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The Aesthetics of Mutability in The Village in the Jungle (1913)

enPublié en ligne le 20 décembre 2016

Par Leila Haghshenas

Résumé

Cet article a pour objet la représentation du changement et de la mutabilité dans The Village in the Jungle (1913) de Leonard Woolf et l’invention dans le roman d’une esthétique de la mutabilité. Il émet l’hypothèse que l’état instable du roman découle d’une compréhension de l’orient et de sa population et  d'une perspective concernant la nature de l’humanité qui sont propres à Woolf. Woolf semble récuser la perception conradienne d’un orient immuable, proposant à la place une vision nouvelle et réaliste de la région et de sa population : un orient en mouvement et en évolution constants. L’argument avancé est donc que l’instabilité inhérente à la jungle s’étendrait au village et à ses habitants, s’exprimant à travers le brouillage des frontières entre humains et animaux, entre classes sociales et même entre genres. Les nombreuses transformations et inversions dans The Village in the Jungle témoigneraient d’une affinité dans ce roman pour les états instables et les conditions muables.

Abstract

This paper focuses on the representation of change and mutability in Leonard Woolf’s The Village in the Jungle (1913) and the creation of an aesthetics of mutability. It suggests that the novel’s unstable state emerges out of Woolf’s understanding of the East and its people and from his perspective on the question of the nature of humanity. Woolf seems to refuse the Conradian perception of the East as immutable and to propose instead a new and realistic vision of the orient and its people, that of a constantly moving and evolving East. The inherent instability of the jungle, it is argued here, extends to the village and its inhabitants and expresses itself through the blurring of boundaries between humans and animals, social classes and even genders. Multiple transformations and reversals in The Village in the Jungle point to the novel’s affinity for unstable states and mutable conditions.

1The Village in the Jungle, Leonard Woolf’s first novel, was published in 1913, right after the author’s return from Ceylon (modern-day Sri Lanka) where he served as a colonial administrator for seven years. Set against the backdrop of colonial rule in Ceylon, the novel depicts the enchanting but menacing life in the jungles of Ceylon, where animals and humans alike are subject to change and mutability. Woolf did not have to research his setting and his characters, contrary to many novelists writing on the East. He could draw on his official diaries, his reports and letters written during his stay in Ceylon. Emerging out of his own colonial experience, The Village in the Jungle reflects Woolf’s understanding of life in the jungles of Ceylon, as well as his outlook on the nature of human beings. In Growing, the third volume of his autobiography, Leonard Woolf evokes the implications of his passionate encounter with the jungle people and their way of life:

I fell in love with the country, the people and the way of life. […] To understand the people and the way they lived in the villages of West Giruwa Pattu and the jungles of Magampattu became a passion with me. […] I did not idealize or romanticize the people or the country; I just liked them aesthetically and humanly and socially. (Woolf 1975: 159)

2As Woolf claims, his understanding of the East and its inhabitants is the result of his enduring passion for the village people and their way of life. His passion for the language and culture of the Ceylonese was such that he followed language courses with the help of a Buddhist priest (Woolf 1964: 162). He also managed to observe the jungle people and to grasp the precarious and ever mutable nature of their existence. This mutability is in turn reflected in The Village in the Jungle, where the writer tries “somehow or other vicariously to live their lives” (Woolf 1964: 47-8). Indeed, Woolf’s novel is both animated and shaped by multiple and constant mutations, transformations and reversals. Human characters in the novel are described in animal terms, their affinity with nature and the wildlife being the cause of their marginality and invisibility. Likewise, animal characters are attributed human traits and come to share the fate and misfortunes of the marginalised characters. What is remarkable about the novel is that the border separating humans and animals, men and women, the visible and the invisible, is so porous and indefinable that every kind of transgression is rendered possible. Mutability thus constitutes the overriding modality of the entire novel, transforming the narrative into a perpetual theatre of metamorphosis.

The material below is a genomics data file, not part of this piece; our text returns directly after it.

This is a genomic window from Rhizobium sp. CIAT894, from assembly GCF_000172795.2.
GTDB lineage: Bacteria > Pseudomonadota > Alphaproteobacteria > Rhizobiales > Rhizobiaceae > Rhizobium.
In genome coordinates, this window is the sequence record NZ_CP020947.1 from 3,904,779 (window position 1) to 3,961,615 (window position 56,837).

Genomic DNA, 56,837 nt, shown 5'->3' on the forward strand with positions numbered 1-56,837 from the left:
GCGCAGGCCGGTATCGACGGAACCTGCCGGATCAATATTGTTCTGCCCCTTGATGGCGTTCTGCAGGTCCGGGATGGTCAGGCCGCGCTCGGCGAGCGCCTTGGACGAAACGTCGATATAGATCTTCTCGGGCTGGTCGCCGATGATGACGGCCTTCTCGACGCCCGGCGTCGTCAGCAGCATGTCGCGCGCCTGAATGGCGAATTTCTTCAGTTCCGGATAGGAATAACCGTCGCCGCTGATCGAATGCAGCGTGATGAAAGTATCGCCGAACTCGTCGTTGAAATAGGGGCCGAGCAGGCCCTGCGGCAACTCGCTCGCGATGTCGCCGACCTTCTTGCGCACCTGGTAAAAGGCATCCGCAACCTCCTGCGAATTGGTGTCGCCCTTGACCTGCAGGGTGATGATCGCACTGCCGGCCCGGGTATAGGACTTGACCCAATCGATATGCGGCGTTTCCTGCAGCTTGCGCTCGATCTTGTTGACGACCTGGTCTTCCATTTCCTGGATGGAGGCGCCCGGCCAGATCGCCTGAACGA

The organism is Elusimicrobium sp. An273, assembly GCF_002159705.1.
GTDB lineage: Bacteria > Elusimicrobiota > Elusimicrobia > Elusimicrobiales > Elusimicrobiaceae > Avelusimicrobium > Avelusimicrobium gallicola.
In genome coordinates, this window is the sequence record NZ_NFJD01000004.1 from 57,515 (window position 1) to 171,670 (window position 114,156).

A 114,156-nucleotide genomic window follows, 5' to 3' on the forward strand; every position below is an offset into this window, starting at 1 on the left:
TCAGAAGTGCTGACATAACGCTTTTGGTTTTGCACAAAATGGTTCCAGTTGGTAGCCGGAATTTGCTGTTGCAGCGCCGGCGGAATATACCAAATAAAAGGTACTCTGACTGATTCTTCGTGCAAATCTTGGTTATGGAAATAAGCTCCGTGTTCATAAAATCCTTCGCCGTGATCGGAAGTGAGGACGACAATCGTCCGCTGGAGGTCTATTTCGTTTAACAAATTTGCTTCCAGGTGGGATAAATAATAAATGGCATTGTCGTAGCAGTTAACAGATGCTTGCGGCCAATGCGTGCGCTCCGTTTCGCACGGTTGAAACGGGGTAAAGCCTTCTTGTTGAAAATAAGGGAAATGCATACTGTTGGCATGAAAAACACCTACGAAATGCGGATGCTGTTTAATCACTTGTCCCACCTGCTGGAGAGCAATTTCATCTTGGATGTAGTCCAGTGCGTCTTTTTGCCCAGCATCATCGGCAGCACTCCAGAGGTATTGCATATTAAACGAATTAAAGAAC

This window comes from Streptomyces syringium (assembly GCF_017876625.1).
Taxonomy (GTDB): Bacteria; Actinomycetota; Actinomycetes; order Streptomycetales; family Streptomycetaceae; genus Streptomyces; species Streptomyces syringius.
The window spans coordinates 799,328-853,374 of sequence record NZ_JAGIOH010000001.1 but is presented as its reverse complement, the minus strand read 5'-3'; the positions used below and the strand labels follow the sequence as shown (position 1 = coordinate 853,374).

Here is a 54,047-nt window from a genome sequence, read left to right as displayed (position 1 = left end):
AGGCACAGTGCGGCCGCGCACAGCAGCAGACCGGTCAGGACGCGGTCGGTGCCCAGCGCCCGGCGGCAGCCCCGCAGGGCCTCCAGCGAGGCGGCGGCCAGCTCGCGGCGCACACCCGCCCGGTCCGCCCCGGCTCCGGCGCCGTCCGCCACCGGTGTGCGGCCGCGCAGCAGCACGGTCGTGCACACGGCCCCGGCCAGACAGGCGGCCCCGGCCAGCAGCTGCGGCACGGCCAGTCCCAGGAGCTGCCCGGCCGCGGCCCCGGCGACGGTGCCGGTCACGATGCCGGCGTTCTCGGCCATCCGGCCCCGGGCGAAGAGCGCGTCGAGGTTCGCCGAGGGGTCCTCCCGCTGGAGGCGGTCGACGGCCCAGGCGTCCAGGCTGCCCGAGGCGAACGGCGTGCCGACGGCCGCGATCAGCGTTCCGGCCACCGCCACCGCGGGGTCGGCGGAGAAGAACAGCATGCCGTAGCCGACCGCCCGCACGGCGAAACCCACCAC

3We shall therefore approach the question of the porosity and instability of the boundaries between the animal and the human, between men and women, or between the various classes or groups within a society, through a study of the general permeability of the orderings and demarcations that are presented in Leonard Woolf’s novel. The indefinable boundary between humans and animals, I will argue, is the source of multiple metamorphoses and transformations. We shall then go on to show that the blurring of boundaries between humans and animals in The Village in the Jungle reflects the primal transgression that is inherent to the founding myth of Ceylon, thus foreshadowing the unexpected reversal of power operated by Silindu, the protagonist of the novel. I intend to analyze the reversal of power by drawing on Jacques Rancière’s notion of disempowerment and empowerment, introduced in Le maître ignorant: cinq leçons sur l’émancipation intellectuelle (1987). It is indeed through the constant struggle of the humble characters to transcend their disempowered existence that the reversal of power is rendered possible and that an aesthetics of mutability is created. As Woolf suggests, there is a particular instability that is proper to the jungle and to the creatures that live in it. The very first lines of The Village in the Jungle establish the jungle as an all-important and constantly changing setting: